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How To Minimize Workers’ Comp Claims With Workplace Violence Prevention

Workplace violence is the number four leading cause of workers' injuries in the United States, and with a 2006 law on the books for New York public workers, it's clearly a burgeoning issue with many options to reduce workplace violence.
The number of different types of violence can make it difficult to minimize risk factors. After all, they can come from criminals, customers or clients, a co-worker or even a relative or friend of an employee. But an effective security program is one of the New York State Department of Labor's key needs for public companies, and is worth taking a look at in the private sector.
Recording incidents is a good starting place for a number of risk factors leading to employees seeking New York workers' compensation benefits, even if the incidents don't involve actual attacks. For example, patterns of abuse could help outline a need to change an employer policy or modify shifts in one department.
Externally, New York workers should expect their employers to create a safe environment for them to work, including separating money-holding devices with large quantities of bills from late-night shift workers and creating barriers or safe areas in the event of a criminal or personal attack that could lead to workers' families seeking workers' compensation death benefits. These workers, as well as any who have a public-facing role, benefit from notification systems that alert others of an attack.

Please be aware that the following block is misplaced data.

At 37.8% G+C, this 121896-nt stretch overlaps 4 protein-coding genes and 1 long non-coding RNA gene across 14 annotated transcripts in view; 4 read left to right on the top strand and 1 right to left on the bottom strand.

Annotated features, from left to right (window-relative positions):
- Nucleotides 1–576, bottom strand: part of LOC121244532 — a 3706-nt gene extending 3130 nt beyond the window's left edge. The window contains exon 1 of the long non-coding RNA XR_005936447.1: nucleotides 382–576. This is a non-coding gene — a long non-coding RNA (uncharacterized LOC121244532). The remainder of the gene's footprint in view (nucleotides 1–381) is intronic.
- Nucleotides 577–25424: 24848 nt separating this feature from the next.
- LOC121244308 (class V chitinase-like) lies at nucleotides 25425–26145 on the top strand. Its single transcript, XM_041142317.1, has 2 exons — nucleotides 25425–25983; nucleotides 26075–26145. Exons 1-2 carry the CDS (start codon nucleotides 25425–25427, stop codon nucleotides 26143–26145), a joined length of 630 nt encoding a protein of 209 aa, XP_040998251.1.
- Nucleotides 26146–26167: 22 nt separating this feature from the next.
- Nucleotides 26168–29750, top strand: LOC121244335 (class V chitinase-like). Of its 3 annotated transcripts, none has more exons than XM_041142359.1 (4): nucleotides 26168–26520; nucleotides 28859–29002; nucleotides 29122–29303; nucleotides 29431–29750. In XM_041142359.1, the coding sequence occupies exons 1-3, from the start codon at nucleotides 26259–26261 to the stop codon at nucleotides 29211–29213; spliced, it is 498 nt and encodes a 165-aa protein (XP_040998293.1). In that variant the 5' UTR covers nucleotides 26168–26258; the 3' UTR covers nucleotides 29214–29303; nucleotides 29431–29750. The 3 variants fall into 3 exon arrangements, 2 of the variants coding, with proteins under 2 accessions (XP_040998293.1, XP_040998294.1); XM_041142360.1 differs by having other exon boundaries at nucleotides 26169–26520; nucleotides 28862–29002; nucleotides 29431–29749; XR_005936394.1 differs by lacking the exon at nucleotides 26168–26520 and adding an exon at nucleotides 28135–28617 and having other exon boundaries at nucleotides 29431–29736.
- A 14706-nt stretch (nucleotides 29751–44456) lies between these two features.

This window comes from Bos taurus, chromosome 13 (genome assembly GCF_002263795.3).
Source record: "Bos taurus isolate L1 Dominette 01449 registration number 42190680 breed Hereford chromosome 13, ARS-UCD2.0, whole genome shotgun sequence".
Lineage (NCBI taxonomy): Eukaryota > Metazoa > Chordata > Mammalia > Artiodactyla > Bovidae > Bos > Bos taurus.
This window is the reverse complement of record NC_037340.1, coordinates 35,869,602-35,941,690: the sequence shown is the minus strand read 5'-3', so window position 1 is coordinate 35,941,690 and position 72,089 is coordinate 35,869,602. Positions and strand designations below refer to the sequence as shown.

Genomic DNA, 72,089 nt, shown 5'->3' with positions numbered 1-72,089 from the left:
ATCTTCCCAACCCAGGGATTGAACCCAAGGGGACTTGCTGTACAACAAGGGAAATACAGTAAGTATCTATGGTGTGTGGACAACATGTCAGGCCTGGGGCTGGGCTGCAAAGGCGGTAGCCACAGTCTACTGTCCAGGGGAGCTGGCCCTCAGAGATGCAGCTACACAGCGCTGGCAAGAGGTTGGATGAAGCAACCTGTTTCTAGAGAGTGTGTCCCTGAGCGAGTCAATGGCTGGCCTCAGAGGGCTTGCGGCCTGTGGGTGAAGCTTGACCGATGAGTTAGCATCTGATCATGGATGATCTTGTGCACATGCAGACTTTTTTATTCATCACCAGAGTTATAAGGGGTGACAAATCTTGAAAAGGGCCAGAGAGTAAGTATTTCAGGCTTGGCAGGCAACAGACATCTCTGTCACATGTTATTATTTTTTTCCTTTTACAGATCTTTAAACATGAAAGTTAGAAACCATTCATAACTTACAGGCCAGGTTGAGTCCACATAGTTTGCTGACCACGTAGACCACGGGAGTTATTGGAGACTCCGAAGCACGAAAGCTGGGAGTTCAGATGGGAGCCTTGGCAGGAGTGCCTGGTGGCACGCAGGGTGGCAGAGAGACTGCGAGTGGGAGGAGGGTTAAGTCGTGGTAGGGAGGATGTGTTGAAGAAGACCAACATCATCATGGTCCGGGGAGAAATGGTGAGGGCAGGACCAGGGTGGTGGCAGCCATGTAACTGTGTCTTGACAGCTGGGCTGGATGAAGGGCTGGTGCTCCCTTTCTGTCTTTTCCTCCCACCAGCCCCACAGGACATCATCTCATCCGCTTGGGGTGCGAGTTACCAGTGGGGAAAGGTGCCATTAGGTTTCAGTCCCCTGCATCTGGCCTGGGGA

Report after report shows that workplace violence is a problem that affects many in New York state. If you've been injured due to an attack and are considering pursing a New York state workers' compensation claim, legal advice from a qualified attorney like one from the team at Markhoff & Mittman, P.C. could help you through the process.